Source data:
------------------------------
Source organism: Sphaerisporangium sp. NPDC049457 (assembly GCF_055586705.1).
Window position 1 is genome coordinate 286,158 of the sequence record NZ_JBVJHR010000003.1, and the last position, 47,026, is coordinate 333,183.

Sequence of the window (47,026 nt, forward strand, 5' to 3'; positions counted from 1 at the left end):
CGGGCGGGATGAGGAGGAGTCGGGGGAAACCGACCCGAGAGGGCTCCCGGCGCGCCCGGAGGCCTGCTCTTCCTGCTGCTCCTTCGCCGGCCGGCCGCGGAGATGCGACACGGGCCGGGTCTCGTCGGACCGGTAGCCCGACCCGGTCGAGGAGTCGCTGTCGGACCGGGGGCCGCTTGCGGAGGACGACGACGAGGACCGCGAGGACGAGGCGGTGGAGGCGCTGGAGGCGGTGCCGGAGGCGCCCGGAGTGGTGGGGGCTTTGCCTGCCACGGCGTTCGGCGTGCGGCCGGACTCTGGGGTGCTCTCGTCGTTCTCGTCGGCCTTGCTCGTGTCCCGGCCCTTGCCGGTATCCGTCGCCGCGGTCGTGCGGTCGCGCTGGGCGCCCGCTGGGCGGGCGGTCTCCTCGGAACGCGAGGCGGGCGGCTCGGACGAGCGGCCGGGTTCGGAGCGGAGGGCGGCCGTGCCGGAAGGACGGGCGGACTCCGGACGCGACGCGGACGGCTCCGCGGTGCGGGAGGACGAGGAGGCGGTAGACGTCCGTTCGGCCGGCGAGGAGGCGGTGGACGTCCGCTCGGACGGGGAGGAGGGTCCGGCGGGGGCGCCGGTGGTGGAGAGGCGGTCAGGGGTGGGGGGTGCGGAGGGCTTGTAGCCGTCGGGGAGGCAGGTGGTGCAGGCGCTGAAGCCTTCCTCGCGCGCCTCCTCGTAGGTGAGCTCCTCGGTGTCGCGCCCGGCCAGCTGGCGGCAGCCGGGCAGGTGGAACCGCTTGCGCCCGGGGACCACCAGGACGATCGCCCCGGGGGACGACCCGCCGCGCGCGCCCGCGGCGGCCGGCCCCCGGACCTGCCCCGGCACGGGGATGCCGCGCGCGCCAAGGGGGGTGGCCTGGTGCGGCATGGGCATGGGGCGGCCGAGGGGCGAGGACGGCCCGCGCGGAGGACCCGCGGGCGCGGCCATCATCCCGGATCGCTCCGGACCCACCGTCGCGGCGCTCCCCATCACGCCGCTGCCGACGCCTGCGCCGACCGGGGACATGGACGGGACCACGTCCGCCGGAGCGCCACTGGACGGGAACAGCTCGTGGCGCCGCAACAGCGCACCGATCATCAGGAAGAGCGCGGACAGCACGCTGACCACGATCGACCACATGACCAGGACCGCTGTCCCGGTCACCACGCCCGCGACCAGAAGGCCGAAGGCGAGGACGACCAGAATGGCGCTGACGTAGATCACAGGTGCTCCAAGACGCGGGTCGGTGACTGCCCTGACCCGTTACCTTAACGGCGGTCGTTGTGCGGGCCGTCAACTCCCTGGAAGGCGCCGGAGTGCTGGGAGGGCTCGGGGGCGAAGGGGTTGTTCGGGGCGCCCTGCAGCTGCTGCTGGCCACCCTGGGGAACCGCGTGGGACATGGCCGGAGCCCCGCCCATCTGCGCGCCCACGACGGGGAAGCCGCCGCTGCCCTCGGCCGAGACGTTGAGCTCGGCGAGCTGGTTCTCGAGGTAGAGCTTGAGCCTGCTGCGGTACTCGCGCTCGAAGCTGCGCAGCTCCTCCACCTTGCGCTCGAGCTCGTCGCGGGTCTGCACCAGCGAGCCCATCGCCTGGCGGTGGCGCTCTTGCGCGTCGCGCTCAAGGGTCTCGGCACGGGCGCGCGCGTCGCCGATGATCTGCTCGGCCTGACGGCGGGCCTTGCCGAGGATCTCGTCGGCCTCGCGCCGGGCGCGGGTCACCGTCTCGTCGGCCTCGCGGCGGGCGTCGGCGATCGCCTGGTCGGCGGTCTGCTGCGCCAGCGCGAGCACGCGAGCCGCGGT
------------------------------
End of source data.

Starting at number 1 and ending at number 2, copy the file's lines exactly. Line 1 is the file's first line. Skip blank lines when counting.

Source organism: Sphaerisporangium sp. NPDC049457 (assembly GCF_055586705.1).
Window position 1 is genome coordinate 286,158 of the sequence record NZ_JBVJHR010000003.1, and the last position, 47,026, is coordinate 333,183.